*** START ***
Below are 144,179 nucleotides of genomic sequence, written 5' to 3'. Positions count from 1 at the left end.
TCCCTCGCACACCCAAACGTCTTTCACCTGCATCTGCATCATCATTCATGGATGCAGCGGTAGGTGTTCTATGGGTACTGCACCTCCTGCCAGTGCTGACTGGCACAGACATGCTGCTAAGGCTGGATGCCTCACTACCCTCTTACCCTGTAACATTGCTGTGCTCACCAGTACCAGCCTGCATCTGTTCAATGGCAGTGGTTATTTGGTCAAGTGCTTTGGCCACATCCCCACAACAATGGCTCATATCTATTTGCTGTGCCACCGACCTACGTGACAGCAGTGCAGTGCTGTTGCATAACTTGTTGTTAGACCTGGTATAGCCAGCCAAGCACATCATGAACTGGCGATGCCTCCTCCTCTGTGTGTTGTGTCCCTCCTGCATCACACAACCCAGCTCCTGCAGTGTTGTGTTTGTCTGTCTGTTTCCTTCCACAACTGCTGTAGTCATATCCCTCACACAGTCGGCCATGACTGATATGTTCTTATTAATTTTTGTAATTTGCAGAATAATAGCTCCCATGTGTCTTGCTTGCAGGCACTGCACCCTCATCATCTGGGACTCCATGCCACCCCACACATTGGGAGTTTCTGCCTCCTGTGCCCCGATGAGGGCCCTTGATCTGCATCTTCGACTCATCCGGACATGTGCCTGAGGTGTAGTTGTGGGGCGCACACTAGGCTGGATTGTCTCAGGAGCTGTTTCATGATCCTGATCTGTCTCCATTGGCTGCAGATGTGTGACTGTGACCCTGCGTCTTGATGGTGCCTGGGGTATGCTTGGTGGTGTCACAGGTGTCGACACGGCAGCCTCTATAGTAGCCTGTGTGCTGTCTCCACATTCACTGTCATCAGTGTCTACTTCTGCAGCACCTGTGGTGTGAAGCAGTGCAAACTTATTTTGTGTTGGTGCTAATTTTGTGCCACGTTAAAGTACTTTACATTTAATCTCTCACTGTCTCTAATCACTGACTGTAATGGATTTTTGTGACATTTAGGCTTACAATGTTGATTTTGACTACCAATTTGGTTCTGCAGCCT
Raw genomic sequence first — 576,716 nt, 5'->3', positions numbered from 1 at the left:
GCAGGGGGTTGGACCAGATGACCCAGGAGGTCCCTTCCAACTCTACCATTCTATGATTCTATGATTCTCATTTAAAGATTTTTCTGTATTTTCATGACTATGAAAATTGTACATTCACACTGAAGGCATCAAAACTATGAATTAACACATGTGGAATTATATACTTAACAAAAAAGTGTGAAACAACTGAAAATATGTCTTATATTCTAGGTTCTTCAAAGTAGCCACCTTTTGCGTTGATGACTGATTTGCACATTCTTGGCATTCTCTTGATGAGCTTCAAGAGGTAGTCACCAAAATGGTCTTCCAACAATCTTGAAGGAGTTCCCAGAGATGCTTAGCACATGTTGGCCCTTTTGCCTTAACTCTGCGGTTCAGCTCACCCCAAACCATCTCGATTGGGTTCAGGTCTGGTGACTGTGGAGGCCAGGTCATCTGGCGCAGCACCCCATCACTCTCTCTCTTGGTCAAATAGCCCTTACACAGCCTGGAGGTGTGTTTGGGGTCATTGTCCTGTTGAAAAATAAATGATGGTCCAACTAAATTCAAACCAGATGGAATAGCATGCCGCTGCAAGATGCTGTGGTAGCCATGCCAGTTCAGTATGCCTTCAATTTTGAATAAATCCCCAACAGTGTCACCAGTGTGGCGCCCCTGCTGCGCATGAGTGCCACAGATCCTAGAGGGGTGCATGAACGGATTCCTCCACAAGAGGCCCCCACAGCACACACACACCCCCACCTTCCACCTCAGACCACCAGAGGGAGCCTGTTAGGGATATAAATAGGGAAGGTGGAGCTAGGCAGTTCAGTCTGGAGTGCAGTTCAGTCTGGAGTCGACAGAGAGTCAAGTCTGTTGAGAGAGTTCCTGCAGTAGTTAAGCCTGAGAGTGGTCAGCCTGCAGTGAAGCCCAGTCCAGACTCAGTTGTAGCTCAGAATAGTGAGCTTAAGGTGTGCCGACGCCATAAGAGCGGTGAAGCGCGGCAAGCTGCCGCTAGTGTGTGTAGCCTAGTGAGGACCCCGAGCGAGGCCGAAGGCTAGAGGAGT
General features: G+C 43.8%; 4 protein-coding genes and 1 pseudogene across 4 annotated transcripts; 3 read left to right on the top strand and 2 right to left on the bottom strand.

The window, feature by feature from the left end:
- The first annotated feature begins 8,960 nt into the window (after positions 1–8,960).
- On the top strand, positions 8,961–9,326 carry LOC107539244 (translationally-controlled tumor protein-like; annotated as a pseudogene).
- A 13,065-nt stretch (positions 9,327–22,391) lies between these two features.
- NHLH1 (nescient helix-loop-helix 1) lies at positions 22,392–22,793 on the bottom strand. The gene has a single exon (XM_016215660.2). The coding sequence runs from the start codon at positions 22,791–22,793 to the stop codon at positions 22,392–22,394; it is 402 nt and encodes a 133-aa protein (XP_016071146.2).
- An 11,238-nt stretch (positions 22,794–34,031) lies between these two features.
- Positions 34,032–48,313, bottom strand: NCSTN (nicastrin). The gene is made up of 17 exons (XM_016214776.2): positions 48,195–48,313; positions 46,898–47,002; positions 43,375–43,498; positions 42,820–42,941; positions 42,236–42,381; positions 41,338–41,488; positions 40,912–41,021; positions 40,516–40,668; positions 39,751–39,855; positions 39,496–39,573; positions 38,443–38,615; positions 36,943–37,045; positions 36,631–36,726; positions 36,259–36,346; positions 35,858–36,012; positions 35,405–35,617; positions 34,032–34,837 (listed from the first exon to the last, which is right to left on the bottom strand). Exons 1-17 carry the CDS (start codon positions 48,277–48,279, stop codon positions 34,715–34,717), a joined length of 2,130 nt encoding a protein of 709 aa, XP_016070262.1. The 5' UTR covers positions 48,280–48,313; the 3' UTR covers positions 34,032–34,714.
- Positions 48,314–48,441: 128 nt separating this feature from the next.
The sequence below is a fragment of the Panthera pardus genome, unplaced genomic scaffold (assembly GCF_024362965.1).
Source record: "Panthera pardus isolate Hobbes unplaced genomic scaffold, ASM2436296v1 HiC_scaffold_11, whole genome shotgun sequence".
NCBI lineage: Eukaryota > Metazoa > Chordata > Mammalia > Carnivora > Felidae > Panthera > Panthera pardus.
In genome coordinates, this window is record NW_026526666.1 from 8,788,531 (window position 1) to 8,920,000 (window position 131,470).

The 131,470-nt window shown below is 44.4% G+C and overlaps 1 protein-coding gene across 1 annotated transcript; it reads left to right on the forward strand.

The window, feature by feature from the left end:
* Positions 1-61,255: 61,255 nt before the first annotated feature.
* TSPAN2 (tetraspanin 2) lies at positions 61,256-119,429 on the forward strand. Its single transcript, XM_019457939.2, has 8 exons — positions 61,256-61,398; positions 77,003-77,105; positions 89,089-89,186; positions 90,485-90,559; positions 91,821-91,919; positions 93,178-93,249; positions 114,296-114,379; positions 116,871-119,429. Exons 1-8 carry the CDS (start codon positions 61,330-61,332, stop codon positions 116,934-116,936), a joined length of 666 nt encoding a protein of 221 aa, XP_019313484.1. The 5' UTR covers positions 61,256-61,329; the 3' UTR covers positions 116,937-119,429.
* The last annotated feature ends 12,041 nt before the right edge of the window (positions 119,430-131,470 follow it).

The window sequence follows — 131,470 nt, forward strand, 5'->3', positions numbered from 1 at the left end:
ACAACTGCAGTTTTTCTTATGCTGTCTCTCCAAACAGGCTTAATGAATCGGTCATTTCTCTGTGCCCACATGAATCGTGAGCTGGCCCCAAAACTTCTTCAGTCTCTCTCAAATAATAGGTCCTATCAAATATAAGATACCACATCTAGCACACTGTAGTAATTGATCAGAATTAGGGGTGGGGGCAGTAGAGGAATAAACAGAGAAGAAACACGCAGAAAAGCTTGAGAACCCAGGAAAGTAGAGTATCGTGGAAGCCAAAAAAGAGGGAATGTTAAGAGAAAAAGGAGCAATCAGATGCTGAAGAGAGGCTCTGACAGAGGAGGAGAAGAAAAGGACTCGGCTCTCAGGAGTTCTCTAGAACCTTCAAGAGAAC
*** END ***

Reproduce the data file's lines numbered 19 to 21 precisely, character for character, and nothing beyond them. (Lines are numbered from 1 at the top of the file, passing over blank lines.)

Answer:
The window, feature by feature from the left end:
* Positions 1-61,255: 61,255 nt before the first annotated feature.
* TSPAN2 (tetraspanin 2) lies at positions 61,256-119,429 on the forward strand. Its single transcript, XM_019457939.2, has 8 exons — positions 61,256-61,398; positions 77,003-77,105; positions 89,089-89,186; positions 90,485-90,559; positions 91,821-91,919; positions 93,178-93,249; positions 114,296-114,379; positions 116,871-119,429. Exons 1-8 carry the CDS (start codon positions 61,330-61,332, stop codon positions 116,934-116,936), a joined length of 666 nt encoding a protein of 221 aa, XP_019313484.1. The 5' UTR covers positions 61,256-61,329; the 3' UTR covers positions 116,937-119,429.